With project management in rural India, teachers see "once-insurmountable" problems can be overcome


15 February 2018

Published inPM for Social Good

Topics Youth

Group of people gathering in rural India

PMI Pune Chapter volunteers approached a partnership with the rural Indian school as a cultural exchange, watching student performances and hearing students’ ideas before introducing PM concepts.

The greatest natural resource of India is its motivated and ingenuous people – rich in devoted teachers determined to educate, and eager students anxious to learn. But too often, that dedication is curtailed by one challenge. 

“There are severe resource restraints,” explains PMIEF Liaison Makarand Hardas. “In some schools there is no power at times, and no internet access for teachers. Students show up barefoot; they have no raincoats for bad weather. They carry books in plastic bags because they have no proper schoolbags. Schools are challenged in areas of communication, staff development and project-based learning. And when it comes to solutions, one thing is always true: If it is not practical, it is not a solution.”

Makarand and fellow PMI volunteers devise innovative PM-based programs to find workable solutions fine-tuned to various schools. “We don’t just push our own agenda,” Makarand assures. Instead, volunteers meet with principals and teachers to discuss challenges they face, immediate needs, and what will work. Then they customize sessions based on that input. “As we work with educators, they develop a grasp of how to manage tools, techniques, predictability, and certainty. They see problems that once seemed insurmountable can be overcome,” says Makarand.

Case in point: Pujya Bapuji Salunkhe Vidyalay, Asawali school approached Makarand asking for project management expertise, in part to improve school-wide spoken English language skills. 

“When visitors present programs or administer exams in English, students become very shy and do not open up or ask questions,” says Makarand. This hesitation to speak English can become problematic. In India, employers routinely ask job-seekers which languages they speak; English is mandatory, and essential for success on a global level.

Chapter volunteers began the outreach by transforming PM sessions, usually conducted in English, into the local Marathi dialect. Changing the language was not the only adjustment the volunteers made. They also created an analogy between the sport of cricket and project management. “We showed how cricket stars began their personal journeys – ‘projects’ – by identifying desire to be cricket players, planning what to do to become athletes, and working hard to achieve their goals,” says Makarand. “We connected students to PM by breaking down the life of a cricketer into planning, goals, and deliverables.”

Additionally, Makarand told students the entirety of life is a project, with a definite start and end, and deliverables along the way. But what is unique about life, he explains, is “…it is not started by us, and not finished by us. What we can control is planning, execution and monitoring. Through the principles of PM we can excel in whatever limited ‘in between’ period we are given. Students become very motivated by that message.”

At subsequent sessions, students were introduced to communication management by volunteers sharing stories in the local dialect, and then asking them to translate the tales into English. “Now when we visit, a student will say, ‘Sir, I have written a page for you in English.’ In the last few months we have seen the quality and confidence of spoken English rising week after week,” says a gratified Makarand. “This has improved for teachers as well.”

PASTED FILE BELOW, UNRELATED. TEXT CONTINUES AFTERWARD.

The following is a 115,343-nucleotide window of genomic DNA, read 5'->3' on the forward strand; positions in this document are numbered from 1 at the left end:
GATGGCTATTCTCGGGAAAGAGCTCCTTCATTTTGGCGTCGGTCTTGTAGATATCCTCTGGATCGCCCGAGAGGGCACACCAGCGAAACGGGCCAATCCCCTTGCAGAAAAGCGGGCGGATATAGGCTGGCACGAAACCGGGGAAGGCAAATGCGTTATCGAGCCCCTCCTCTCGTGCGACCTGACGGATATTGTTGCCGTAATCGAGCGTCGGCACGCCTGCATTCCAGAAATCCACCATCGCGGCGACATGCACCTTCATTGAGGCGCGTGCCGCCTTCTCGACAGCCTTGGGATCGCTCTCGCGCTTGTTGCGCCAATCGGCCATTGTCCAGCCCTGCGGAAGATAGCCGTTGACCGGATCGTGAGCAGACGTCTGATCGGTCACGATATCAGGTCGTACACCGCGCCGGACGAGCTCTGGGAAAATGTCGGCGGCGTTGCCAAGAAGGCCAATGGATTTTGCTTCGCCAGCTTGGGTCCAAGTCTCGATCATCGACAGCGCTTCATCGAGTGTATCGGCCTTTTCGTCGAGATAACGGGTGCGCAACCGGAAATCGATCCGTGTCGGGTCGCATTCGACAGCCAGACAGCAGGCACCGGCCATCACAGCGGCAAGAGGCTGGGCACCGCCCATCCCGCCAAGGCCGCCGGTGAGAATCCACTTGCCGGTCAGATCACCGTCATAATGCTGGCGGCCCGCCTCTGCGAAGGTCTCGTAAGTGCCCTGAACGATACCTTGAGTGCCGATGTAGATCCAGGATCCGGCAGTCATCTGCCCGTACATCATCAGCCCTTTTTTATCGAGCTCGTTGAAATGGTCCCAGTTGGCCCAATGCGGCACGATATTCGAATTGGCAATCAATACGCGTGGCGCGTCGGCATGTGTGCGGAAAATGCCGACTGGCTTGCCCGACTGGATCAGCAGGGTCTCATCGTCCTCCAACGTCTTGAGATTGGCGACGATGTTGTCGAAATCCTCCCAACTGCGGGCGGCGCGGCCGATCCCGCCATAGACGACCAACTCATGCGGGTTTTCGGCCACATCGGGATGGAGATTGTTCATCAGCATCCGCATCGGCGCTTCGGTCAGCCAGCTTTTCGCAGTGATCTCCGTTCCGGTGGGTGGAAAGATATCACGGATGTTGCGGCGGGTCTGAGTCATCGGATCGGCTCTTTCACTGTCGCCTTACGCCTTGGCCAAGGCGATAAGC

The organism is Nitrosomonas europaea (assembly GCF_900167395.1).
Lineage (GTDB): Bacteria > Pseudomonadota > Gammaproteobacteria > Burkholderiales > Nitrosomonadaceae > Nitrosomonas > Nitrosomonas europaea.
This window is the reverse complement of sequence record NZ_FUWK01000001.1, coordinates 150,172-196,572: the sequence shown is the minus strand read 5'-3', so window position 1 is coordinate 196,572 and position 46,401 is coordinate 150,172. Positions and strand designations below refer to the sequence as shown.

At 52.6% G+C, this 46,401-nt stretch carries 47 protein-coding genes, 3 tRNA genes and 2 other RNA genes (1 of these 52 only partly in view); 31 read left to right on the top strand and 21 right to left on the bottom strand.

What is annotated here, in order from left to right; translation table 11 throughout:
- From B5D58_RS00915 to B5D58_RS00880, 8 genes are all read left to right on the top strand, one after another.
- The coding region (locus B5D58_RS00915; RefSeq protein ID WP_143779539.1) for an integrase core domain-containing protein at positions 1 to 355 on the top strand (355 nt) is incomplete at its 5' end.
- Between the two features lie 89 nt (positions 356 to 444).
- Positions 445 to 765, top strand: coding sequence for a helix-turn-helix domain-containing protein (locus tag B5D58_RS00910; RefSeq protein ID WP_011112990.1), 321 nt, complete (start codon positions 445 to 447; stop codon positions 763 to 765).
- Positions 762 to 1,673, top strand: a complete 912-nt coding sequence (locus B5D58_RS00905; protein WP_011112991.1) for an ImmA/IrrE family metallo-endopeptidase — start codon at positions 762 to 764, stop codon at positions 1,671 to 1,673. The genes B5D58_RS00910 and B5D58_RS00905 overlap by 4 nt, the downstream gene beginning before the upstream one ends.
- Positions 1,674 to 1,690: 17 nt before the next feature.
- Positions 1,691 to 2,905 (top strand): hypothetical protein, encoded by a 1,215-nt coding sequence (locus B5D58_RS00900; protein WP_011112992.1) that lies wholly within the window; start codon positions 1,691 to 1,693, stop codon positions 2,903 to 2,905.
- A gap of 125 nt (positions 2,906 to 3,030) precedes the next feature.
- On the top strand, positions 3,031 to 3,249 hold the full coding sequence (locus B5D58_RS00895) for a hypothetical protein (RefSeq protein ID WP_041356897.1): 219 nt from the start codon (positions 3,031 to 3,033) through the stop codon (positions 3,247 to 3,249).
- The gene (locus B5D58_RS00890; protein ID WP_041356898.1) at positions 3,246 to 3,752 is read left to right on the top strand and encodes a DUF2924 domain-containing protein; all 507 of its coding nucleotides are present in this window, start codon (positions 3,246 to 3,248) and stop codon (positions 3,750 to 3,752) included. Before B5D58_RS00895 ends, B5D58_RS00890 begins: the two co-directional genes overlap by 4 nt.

Volunteers each filled unique roles as the ongoing effort reached full stride. While Prajakta Dhamal-Bhoite taught English classes with an emphasis on verbal skills, two other chapter volunteers provided logistical support. PMI India staff member Leena Gupte also supported the chapter in developing the partnership.

Students have since been tapped to participate in a “Dream School” drawing contest to illustrate and identify items – from additional desks and better lighting to more books, and computer stations – that would turn their classroom into a “dream” learning environment. 

“Based on the drawings, we will start plans to fulfill outstanding needs,” says Makarand, adding it is a message he will carry back to fellow PMs. “In our careers we typically go after goals – a bonus, a corner office – but the perks we chase are nothing compared to being able to help people struggling in life. Social good outreach campaigns encounter people who do not have good shelter, hot water, cell phones, internet, or even shoes, and so we experience a complete change in perspective. When I share this experience with other project managers, I regularly have 10 or 15 members walk up to me and say, ‘Tell us what we can do.’” Together they chip away at the material and educational needs of the less fortunate.

Working with underprivileged populations has been “a privilege” for Makarand, an information technology professional. “PM often impacts highly educated professional people. But I believe we need basic skill development for people who have minimum competency. Then it can grow and become a sustainable skill for life. This is what we are doing in schools.”

A volunteer for six years, Makarand recalls the first four years were about “…evangelizing PM principles to professionals who were upcoming, first-time or accidental managers.” But he came to believe there are enough PMs in urban areas to guide those individuals. Few people are doing this work in rural India, so he has redirected his efforts. “I get great satisfaction knowing we have touched someone’s life. Former students call and say, ‘Sir, I am doing well now, because of you.’ That is the pay-back. It is worth more than a million dollars.”

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